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Just before the Prince enters the chamber of Mrs. Yepanchin and her daughters, the ladies are shown pursuing their normal activities. Endowed with good health and appetite, they eat heartily. They have coffee soon after they wake up from bed and then present themselves at the dining room to have lunch with their mother at thirty minutes past twelve. They wait eagerly to partake off a hearty meal in a well-laid out table. Mr. Yepanchin who usually joins his family for lunch, was hesitant to do so today because of certain recent developments.
General Yepanchin had made the acquaintance of Ivan Totsky and the two had become friends. Totsky had hinted to the General that he would be interested in marrying one of the elder daughters. He had also revealed to Yepanchin about his relationship with Nastasya Philippovna. Nastasya was the orphaned daughter of a businessman named Barashkov, whose acquaintance Totsky had made in the past. After the demise of Barashkov, Totsky had taken Nastasya under his care. He had kept her in his estate and arranged for her upbringing. When she was twelve, her youthful beauty had captured his eyes and he had decided to provide her education and refinement.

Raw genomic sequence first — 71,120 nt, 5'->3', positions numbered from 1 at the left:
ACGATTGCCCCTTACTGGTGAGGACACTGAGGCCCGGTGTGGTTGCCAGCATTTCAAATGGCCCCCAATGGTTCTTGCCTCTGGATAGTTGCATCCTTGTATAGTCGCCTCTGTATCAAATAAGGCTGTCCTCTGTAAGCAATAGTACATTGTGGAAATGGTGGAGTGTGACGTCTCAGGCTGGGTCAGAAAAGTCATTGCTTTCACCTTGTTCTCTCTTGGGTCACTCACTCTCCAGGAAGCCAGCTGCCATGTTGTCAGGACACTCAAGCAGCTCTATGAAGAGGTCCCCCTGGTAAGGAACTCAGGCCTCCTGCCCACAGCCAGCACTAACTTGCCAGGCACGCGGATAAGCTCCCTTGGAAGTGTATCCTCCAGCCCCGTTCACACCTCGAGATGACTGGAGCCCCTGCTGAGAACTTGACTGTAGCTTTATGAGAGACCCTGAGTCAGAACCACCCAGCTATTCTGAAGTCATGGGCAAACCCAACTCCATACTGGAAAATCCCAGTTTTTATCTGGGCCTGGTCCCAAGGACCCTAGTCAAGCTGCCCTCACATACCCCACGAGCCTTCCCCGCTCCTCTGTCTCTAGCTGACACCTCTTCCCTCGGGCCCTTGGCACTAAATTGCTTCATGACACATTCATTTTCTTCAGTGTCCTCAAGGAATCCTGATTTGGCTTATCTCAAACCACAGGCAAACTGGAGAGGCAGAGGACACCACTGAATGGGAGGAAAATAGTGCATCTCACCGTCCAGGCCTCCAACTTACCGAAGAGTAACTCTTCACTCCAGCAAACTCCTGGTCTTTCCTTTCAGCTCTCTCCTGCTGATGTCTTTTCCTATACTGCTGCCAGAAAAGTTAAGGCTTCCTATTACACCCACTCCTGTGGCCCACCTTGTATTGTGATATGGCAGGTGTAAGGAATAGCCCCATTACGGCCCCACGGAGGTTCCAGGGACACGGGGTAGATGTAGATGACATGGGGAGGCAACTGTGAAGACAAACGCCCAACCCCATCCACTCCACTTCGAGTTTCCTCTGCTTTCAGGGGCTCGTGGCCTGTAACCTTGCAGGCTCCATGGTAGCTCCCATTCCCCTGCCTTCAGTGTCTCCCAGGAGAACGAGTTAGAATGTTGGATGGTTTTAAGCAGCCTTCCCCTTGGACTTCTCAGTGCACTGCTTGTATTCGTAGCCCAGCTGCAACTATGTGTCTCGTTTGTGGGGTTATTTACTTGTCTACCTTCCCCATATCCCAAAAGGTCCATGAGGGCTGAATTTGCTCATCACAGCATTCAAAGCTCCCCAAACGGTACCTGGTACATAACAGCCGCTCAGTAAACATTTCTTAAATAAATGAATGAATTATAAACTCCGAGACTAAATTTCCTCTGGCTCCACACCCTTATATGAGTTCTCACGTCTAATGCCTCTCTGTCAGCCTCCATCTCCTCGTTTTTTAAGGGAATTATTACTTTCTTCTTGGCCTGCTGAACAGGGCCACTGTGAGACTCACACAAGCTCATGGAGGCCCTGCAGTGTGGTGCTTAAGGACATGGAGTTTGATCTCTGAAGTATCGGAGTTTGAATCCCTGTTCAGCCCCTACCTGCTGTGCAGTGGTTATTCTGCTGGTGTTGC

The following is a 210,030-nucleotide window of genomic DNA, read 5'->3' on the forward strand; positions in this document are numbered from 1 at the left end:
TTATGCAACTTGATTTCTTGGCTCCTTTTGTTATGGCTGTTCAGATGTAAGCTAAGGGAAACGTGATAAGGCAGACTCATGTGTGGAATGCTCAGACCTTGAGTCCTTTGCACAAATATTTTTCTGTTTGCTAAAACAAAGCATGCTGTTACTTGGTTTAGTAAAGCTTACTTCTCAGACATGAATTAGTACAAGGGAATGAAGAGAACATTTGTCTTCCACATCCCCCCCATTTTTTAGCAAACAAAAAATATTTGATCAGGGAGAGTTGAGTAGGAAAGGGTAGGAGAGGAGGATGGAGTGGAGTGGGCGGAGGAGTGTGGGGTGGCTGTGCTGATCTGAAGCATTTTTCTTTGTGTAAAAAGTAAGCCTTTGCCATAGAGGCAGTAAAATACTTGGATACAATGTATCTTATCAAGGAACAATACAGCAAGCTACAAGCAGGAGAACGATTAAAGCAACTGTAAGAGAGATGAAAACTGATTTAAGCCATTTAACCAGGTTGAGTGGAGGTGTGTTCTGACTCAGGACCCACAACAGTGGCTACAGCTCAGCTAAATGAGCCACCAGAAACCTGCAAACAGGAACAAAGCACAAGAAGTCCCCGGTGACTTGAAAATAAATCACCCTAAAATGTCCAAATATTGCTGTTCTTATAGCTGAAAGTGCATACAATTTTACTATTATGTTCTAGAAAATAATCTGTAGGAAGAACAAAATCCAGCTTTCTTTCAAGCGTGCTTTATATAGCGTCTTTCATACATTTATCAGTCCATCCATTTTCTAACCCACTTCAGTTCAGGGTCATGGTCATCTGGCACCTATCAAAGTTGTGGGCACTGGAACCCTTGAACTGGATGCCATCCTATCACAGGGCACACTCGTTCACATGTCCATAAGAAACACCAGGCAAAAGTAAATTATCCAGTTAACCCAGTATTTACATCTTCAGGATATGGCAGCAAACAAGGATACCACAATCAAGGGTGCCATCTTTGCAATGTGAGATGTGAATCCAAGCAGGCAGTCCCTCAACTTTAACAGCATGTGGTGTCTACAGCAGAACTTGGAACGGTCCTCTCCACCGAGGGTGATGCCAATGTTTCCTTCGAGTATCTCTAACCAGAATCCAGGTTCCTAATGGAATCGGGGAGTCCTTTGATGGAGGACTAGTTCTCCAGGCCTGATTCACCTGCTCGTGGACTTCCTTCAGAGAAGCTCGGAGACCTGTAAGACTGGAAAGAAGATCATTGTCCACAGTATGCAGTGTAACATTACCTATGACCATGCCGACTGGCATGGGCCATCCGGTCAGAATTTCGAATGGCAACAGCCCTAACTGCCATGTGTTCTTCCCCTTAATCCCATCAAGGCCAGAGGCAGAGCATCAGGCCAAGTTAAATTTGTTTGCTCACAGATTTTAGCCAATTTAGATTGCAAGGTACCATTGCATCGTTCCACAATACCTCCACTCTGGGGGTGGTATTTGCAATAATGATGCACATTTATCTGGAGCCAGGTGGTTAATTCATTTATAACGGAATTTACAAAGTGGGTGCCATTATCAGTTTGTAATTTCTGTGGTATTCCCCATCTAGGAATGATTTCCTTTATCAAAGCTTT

General Yepanchin and Totsky had been upset to hear about these recent developments. Madam Yepanchin was feeling disturbed because she had heard rumors linking her husband with Nastasya. It had come to the ears of the lady that the General, who had fallen for the charms of Nastasya, had bought the girl a string of costly pearls for her birthday. Lizaveta Prokofyevna had decided to question her husband about it. Mr. Yepanchin was aware of his wife’s suspicions and was guilty to face her at lunch. Thus, he was happy with the visit of the Prince. The General could divert the attention of his wife from himself to the Prince.